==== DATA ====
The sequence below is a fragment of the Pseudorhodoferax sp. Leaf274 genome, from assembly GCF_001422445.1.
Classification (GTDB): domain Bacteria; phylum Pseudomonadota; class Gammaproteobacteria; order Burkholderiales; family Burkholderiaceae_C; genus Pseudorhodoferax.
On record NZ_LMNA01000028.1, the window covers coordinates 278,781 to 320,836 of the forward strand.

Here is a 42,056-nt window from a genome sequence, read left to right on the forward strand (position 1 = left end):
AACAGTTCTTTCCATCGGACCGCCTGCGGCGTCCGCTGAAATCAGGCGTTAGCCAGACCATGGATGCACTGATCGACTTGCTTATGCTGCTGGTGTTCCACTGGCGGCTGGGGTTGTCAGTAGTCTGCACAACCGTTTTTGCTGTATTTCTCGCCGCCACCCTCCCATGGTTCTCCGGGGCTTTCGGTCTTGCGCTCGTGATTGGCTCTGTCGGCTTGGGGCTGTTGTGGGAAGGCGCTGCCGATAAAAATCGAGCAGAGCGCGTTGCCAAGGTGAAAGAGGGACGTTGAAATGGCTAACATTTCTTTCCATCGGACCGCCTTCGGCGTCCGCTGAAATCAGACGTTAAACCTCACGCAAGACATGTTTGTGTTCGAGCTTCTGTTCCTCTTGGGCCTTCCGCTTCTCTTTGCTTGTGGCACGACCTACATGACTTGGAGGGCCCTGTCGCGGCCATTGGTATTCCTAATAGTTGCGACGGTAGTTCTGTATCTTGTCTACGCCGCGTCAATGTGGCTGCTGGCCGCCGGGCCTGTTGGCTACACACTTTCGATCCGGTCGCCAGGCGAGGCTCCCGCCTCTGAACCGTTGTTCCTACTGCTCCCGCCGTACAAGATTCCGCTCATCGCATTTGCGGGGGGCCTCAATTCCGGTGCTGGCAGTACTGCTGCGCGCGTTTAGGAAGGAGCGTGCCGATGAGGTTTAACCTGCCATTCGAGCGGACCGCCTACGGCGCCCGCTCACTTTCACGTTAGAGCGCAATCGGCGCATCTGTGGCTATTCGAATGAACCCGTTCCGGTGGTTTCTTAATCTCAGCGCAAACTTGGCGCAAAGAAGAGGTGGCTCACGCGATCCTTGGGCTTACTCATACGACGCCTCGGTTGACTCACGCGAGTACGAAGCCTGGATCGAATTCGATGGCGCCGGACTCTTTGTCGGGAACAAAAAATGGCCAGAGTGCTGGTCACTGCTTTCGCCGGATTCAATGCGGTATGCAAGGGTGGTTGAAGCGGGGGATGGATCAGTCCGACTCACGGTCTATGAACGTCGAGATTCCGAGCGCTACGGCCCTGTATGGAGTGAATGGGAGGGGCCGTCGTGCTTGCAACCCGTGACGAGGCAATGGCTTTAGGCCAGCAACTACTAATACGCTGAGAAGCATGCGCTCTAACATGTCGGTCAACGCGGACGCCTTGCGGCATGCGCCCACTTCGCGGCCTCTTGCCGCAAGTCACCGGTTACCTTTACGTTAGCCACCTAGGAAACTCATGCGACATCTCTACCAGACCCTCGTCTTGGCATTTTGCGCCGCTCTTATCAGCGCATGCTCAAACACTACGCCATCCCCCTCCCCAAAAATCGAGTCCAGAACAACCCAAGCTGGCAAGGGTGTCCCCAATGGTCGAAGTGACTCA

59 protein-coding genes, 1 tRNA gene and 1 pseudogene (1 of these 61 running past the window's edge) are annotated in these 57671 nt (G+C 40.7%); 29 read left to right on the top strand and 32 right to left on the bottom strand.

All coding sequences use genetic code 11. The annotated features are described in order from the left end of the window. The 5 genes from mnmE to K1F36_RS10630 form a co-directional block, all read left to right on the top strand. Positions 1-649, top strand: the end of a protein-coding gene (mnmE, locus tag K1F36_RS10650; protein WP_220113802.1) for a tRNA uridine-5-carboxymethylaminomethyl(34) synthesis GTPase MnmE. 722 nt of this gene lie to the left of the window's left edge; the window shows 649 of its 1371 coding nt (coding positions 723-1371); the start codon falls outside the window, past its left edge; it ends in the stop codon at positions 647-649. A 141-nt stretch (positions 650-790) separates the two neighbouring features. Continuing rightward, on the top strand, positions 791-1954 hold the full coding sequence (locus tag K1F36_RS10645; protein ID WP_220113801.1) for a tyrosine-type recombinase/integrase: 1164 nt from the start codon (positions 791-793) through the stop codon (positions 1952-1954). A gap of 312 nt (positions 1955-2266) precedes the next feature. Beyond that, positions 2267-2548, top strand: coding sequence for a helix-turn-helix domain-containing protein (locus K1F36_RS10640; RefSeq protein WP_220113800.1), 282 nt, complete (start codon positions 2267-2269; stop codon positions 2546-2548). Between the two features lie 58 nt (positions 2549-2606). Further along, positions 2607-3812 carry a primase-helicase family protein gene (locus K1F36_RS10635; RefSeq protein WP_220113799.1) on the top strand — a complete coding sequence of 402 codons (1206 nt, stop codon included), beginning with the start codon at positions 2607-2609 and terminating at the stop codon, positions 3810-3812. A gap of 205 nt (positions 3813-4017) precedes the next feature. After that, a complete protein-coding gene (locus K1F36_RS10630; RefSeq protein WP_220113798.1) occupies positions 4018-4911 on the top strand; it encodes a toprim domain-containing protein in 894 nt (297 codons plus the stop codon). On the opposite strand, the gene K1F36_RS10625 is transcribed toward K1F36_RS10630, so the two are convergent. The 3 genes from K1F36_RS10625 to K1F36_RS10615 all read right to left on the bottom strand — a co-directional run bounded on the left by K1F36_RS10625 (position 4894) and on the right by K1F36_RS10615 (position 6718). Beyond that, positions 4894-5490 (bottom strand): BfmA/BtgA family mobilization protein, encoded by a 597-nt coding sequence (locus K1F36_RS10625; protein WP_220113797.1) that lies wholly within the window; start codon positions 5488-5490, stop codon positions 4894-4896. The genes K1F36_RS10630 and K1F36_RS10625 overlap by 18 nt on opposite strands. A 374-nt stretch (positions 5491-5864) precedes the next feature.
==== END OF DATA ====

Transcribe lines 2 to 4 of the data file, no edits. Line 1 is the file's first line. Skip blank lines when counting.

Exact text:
Classification (GTDB): domain Bacteria; phylum Pseudomonadota; class Gammaproteobacteria; order Burkholderiales; family Burkholderiaceae_C; genus Pseudorhodoferax.
On record NZ_LMNA01000028.1, the window covers coordinates 278,781 to 320,836 of the forward strand.

Here is a 42,056-nt window from a genome sequence, read left to right on the forward strand (position 1 = left end):